Lisa Durupt builds something new
Lisa Durupt is a veteran actress with a long list of credits to her name, but even veterans need to switch it up every once in a while to show that they’re capable of more.
Since her breakout role as the villainous Shandra in Mark McKinney’s Less Than Kind – which earned her a Gemini nomination and multiple Leo noms – the Winnipeg-born, GVRD-based actress has thrived in what she describes as “quirky roles”: comedic turns in network, studio, and indie projects like Preggoland, Sunnyhearts Community Centre, and Hallmark’s über-popular Murder, She Baked television film series.
But 2018 has been a year of change for Durupt. While she hasn’t completely eschewed her place in what she once described as the quirky corner, she’s finally getting the chance to shine in thoroughly un-quirky roles, too.
“I understand why it can take people longer to see something the way you see it,” she says in a recent phone interview. “You can view yourself in one way, but maybe people view you differently, and somewhere you have to get real with yourself and go, ‘Okay, is it that I’m not understanding what they’re seeing, or does it mean that I have to work harder and prove myself more to get them to see what I have to show them?’ I think this is the year it came together for me.”
What does this shift in perspective look like? It looks like the role Durupt filmed earlier this year in Breakthrough, a faith-based drama based on the bestselling book by Joyce Smith that documents the miraculous recovery of her 14-year-old son after he nearly drowned in an icy lake. Says Durupt: “The mom wouldn’t let them give up. She wouldn’t let them pronounce him dead. She stayed with him for days and prayed. In the actual notes of the doctor, he wrote something along the lines of, ‘Child pronounced dead, mother prayed, child somehow came back to life.’ It’s a very sweet story.” Chrissy Metz (This Is Us) plays Joyce Smith; Topher Grace (That ’70s Show) plays Pastor Jason Noble; Durupt plays Paula Noble, the pastor’s wife. The film will be released in April 2019 – just in time for Easter.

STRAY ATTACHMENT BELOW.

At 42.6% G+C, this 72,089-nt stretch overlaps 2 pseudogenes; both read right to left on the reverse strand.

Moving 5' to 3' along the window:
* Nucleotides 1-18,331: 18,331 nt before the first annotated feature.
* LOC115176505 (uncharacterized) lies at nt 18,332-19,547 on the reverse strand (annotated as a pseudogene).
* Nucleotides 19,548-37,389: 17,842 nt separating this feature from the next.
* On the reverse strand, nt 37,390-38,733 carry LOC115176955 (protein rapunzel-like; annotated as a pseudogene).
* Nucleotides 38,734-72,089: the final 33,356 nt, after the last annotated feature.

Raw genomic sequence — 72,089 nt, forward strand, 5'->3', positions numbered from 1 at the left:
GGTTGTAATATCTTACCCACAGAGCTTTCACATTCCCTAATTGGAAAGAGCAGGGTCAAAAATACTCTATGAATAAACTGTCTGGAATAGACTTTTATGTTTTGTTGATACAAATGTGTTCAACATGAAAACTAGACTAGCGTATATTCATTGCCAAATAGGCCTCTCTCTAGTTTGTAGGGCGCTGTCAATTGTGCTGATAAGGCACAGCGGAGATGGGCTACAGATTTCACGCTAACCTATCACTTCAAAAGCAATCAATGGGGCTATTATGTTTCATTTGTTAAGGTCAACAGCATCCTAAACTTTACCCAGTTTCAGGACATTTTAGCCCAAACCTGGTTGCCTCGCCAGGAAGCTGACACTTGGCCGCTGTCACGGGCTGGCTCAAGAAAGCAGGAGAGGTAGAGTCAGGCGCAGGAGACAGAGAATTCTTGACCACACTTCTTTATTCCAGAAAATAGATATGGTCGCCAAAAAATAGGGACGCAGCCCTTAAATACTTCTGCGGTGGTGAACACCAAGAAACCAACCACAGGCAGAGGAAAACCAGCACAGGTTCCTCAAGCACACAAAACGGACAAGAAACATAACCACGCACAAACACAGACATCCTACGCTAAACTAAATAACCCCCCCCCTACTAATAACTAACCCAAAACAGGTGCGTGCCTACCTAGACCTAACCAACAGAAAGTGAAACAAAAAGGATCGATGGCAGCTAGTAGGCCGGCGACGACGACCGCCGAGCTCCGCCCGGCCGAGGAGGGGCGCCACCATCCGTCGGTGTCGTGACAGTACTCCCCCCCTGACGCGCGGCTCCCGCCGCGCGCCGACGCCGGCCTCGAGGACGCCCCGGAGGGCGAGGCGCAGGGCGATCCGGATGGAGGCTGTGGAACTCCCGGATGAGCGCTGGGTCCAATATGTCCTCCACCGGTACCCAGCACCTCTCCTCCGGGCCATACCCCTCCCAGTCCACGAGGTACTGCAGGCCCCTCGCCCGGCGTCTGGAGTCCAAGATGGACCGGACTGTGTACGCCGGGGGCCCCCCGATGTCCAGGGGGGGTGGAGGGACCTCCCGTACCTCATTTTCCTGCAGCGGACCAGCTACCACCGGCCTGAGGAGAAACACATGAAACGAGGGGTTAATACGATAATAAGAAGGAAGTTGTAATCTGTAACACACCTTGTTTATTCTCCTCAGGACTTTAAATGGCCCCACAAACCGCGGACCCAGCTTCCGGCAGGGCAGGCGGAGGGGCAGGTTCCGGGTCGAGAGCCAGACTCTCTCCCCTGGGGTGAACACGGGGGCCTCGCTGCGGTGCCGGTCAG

Durupt also returned to Alberta for multiple episodes of Heartland (CBC’s long-running, horse-centric family drama), amped up the quirky for a role in Benchwarmers 2, and reunited with Murder, She Baked co-star (and daytime royalty; #TeamSamiBrady) Alison Sweeney for The Chronicle Mysteries, a new Hallmark series developed by Sweeney.
Sweeney stars as Roberta McPherson, a true crime podcaster who inherits her uncle’s newspaper, the Harrington Chronicle, and begins to pull the thread on cold cases in her hometown – including one involving Durupt’s character, Gina DeSavio. “In real life, Ali loves true crime stories,” says Durupt, who will recur throughout the series. “It’s one thing – of many! – that she and I have in common.” The Chronicle Mysteries will premiere this fall.
Durupt’s growth isn’t limited to the kinds of characters she’s (finally) getting the chance to play. In September, she’ll begin a new chapter with Tricities Film Studio, which she describes as the first-ever film training studio in the Tri-Cities.
“We film all the time out in Pitt Meadows and Maple Ridge and Langley, but there’s really nothing past Burnaby if you want to take class, or tape,” says Durupt, who lives in the Tri-Cities region.
Thus, Tricities Film Studio will offer acting classes for kids, youth, and adults, as well as a full-access taping studio and classes in tactical fighting taught by Gary Herman.
The acting classes will be kept small – no more than 10 students – and will reflect what Durupt (a former hockey player once on the fast-track to a professional career) calls her sports-minded approach to acting.
“You make a game plan, figure out what you need to work on specifically, and keep it fun,” says Durupt. “It’s not about being the best at anything. It’s about being your best, and how do we find that and coach that out of you? With sports, what always helped me was having a coach that I trusted and that understood me, as opposed to trying to fit me into one particular model that everyone fits into. No two people, no two kids, no two actors are the same.”